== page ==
Retired Boston Lawyer Fears Premature Burial
Special Correspondence of The Sunday Republic.
     Boston, Mass., Mar. 14. – Alfred E. Giles, A.B., LL.B., a retired lawyer, who practiced in this city for twenty-five years, has made provision to guard against premature burial.
     Mr. Giles resides at No. 265 Fairmount avenue, Hyde Park. His home stands on top of a high hill, amid pleasant surroundings. A shed runs at right angles from the main building, and therein he has prepared a room, furnished it, and in this apartment, whenever the time may come, his spirit will disengage itself from the body.
     Mr. Giles believes that real death works gradually; never instantaneously. The death of the body is the birth of the spirit. The death trance continues at times for days, even for weeks. The lungs then cease to breathe, the heart to act; the corpse-like face, glazed eyes, absence of sensation and intelligence, rigidness and coldness of the body-not one nor even all of these appearances are conclusive that the person is really dead. The only sign of death which is sure both to manifest itself in due time, and to be absolutely conclusive and undeniable, is the development of a sufficient degree of putrefaction.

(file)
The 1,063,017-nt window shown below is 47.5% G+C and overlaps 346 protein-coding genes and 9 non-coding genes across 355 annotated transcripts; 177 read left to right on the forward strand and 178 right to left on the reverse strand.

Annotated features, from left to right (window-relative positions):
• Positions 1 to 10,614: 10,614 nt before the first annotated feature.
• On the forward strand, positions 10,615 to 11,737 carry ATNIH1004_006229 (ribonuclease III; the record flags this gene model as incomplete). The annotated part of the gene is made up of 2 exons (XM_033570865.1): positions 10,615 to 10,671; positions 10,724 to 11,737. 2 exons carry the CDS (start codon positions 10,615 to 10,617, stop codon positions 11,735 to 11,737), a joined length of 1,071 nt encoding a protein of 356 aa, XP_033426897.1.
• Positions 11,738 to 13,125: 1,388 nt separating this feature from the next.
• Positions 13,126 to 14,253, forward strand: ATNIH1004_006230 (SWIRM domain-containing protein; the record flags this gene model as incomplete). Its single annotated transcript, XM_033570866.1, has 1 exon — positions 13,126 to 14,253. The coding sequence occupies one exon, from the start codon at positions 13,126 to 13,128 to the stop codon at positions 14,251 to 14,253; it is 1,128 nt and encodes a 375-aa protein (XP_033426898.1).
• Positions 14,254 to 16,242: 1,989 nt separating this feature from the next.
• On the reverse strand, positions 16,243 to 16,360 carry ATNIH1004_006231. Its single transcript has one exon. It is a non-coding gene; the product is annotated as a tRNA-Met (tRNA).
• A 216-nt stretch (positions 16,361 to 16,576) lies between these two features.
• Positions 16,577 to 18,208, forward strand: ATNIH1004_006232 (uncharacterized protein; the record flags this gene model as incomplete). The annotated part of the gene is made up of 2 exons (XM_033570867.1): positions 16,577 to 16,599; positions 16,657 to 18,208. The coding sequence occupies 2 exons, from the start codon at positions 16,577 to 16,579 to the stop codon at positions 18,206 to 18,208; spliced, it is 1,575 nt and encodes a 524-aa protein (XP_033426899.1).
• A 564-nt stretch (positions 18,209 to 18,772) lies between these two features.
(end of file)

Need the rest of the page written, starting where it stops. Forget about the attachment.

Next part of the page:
He doesn’t intend to rely upon the doctors to determine when he is dead.
     Mr. Giles concluded the interview thus: ‘The practical deductions from the proved facts are that a person is not to be interred or cremated as dead until his body plainly manifests visible and offensive evidences of putridity and decay, even a delay of ten, twenty, or forty or more days intervene before those proofs appear. Let not the body be chilled by ice nor touched by the surgeon’s knife. Let it be tenderly cared for by friends, with further assistance as may be necessary, but not by an undertaker alone. Let not the coffin (if one be used) compress the limbs nor its cover be closed; let it remain in the home and in some safe and convenient room  till the body decomposes. Let the religious exercises, if there are any, be held at the grave, at the crematory, or at some convenient time and place in the interval between the apparent and the real death. Such procedure, though not so floral and ceremonial as certain existing modes of speeding a body to its last resting place, would be more considerate and beneficent.’
     In exhibiting this room Mr. Giles threw open a door and disclosed what appeared to be a closet with clothes hooks. But the back of this closet formed a second door. This, too, he opened and there in sight was the private mortuary. The old bare walls of the end of the shed have been plastered and are white and clean. The little rafters are painted blue. The room now is furnished like an ordinary apartment, with single bed, washstand, mirror, a picture or two, knicknacks and a chair. An exit at the rear leads directly out into the open air, where lattice-work bars the entrusting of wandering men, women and children.”

From: The St. Louis Republic, (St. Louis, MO); March 17, 1901. 

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